Cheering up


This topic contains 3 replies, has 4 voices, and was last updated by  tony642 1 month, 3 weeks ago.

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    My father has myeloma and the paraproteins have gone up recently. He’s waiting to start the new treatment but has suddenly descended into a depression that I have never seen in him before. Of course, it is totally understandable but I wonder if anyone has any advice on what I could do to make him feel more chirpy. Part of it is fatigue and the pain relief but I think part of it is also a mental health issue. He’s not the sort who would see a counsellor and has lost all interest in anything that used to give him pleasure. I’m a bit stuck on how to help him.



    My husband has MM and the impact this disease has on your mental health has to be enormous. Watching someone you love struggle with the physical and emotional impact of the illness and treatment is very hard. I imagine he is really disappointed that the disease is increasing and having to face that must be really difficult. He may work through it for himself given time. It’s a double edged sword because his symptoms will improve with treatment but the side effects can be difficult. It must be really hard watching him struggle and accessing support for yourself might be helpful? Just knowing that you are there for him will, I am sure really help. So, my suggestion would be to gently tell him you’re concerned about him and ask if there is anything you can do to support him differently at this difficult point. The door is then open for him. Then, try to do what you need to do to help you feel as “ok” as you can in this challenging situation . Keep going, your dad will feel better just knowing you are there for him. And, use this site to get support for yourself. I truly hope things start to get a little bit better for you both.



    Hi Forest1,
    I am one of the new forum volunteers and came across your post. I appreciate it was quite some time ago but thought that even if it isn’t applicable for your situation any ore, it may be helpful for others in similar situation as I’m sure many of us have been there.

    My dad has MM and is currently going through his first relapse. He responded very badly to the first drug combo they put him on at relapse and, probably due to covid, it was very slow getting him on it in the first place so he was in pain for a long time and then had the bad side effects of the medication on top. After over a year of being in pain and having lost over a stone in weight not being able to keep his food down and having bad cramps and no appetite, he had quite understandably had enough. We spoke to his consultant who gave him some advice on his pain meds to try different dosages at different frequencies which helped a little and we tried to organise small family events to try and take his mind off the pain and made sure he had a rest and some pain meds beforehand so he could enjoy it as much as possible. It seemed to help. It is hard as you seem to be waiting all of the time – for treatment to start, the next set of results, meaningful improvements etc. and it is exhausting but just try to take one day at a time, keep his spirits lifted as much as possible and as the previous response said, just let him know you are there for him. I hope by now things have improved for you both and your dad’s MM is under control. Sending you all the best x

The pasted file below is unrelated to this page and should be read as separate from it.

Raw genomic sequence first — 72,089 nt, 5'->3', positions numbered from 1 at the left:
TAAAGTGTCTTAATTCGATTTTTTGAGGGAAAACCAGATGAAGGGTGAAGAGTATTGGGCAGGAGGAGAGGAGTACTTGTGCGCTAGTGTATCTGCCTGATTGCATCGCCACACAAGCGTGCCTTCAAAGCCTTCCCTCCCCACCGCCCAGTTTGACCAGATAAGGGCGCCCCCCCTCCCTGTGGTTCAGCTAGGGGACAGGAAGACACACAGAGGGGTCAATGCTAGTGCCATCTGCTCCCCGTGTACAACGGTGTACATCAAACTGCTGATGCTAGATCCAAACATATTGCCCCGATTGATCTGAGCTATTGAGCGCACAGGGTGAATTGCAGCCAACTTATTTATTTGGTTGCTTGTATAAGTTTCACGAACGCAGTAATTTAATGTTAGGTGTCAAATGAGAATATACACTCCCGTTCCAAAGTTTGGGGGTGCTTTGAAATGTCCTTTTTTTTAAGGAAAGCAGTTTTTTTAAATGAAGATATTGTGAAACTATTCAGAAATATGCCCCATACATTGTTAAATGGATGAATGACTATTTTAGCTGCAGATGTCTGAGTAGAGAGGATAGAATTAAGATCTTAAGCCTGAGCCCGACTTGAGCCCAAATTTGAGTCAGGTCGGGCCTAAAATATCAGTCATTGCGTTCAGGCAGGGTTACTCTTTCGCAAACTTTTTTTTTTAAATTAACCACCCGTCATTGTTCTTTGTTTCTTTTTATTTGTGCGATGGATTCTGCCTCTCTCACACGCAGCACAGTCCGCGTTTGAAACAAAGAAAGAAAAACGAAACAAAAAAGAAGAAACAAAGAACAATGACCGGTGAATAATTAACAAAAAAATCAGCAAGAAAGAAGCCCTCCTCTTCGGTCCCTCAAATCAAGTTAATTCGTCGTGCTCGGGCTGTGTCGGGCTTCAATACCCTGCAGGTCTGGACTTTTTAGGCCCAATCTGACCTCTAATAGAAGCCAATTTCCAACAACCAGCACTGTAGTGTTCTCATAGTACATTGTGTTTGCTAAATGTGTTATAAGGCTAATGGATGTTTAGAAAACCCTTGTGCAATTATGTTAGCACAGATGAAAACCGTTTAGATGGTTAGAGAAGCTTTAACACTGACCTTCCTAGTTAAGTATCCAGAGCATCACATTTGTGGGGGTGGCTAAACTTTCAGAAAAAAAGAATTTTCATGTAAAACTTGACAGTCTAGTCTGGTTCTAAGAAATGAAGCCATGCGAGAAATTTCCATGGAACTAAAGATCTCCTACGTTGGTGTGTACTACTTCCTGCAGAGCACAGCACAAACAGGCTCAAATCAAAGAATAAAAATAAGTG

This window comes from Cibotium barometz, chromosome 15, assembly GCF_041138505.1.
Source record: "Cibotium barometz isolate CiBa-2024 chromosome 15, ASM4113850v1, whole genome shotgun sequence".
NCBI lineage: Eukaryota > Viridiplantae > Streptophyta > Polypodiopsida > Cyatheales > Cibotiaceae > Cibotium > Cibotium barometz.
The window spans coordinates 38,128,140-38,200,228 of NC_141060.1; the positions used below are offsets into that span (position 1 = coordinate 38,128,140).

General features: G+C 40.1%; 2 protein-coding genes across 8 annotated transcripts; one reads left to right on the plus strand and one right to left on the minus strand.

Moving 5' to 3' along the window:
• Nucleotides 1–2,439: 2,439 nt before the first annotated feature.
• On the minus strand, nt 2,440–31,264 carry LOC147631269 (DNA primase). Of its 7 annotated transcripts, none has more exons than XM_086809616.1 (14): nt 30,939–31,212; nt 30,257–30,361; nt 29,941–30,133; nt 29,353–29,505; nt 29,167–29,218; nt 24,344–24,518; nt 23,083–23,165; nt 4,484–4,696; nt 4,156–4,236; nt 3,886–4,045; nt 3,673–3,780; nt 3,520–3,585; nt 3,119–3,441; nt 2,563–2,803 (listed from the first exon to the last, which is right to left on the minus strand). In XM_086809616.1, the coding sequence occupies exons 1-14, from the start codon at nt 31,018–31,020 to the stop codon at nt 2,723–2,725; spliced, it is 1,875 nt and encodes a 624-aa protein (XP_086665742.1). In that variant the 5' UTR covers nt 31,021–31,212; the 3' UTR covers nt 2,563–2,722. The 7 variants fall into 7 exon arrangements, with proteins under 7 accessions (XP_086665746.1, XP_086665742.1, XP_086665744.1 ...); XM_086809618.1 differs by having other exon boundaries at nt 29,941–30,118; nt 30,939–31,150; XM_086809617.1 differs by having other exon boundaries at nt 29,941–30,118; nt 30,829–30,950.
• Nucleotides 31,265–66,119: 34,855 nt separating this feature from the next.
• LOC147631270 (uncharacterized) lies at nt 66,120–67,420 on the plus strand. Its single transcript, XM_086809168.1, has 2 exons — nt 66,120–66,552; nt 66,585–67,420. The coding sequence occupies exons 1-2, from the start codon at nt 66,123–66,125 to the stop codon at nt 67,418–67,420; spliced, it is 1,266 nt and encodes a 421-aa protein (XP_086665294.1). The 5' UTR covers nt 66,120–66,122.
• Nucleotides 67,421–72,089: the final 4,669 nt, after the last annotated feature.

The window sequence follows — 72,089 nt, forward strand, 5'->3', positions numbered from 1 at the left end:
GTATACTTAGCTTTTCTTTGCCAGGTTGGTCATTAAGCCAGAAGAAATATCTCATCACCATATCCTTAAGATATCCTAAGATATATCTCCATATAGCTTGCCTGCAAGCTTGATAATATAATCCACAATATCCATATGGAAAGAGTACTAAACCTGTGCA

Hi Forest1,

    I am one of the discussion forum volunteers. I am living with the disease but my wife was my carer when I was really ill. She says that the best thing you can do is just be there for when he needs you, give him a hug regularly, be there for him when he wants to talk about the dark side of things, tell him that his feelings are a common side effect of the disease, and that help is available through Myeloma UK if he (or you!) need it.

    I hope he improves soon and please tell him that there are lots of us living with the disease who live normal lives and that in time, hopefully, he will be able to go back to doing the things he enjoys.

    Please keep us informed as to how he is doing.

    Regards, Tony

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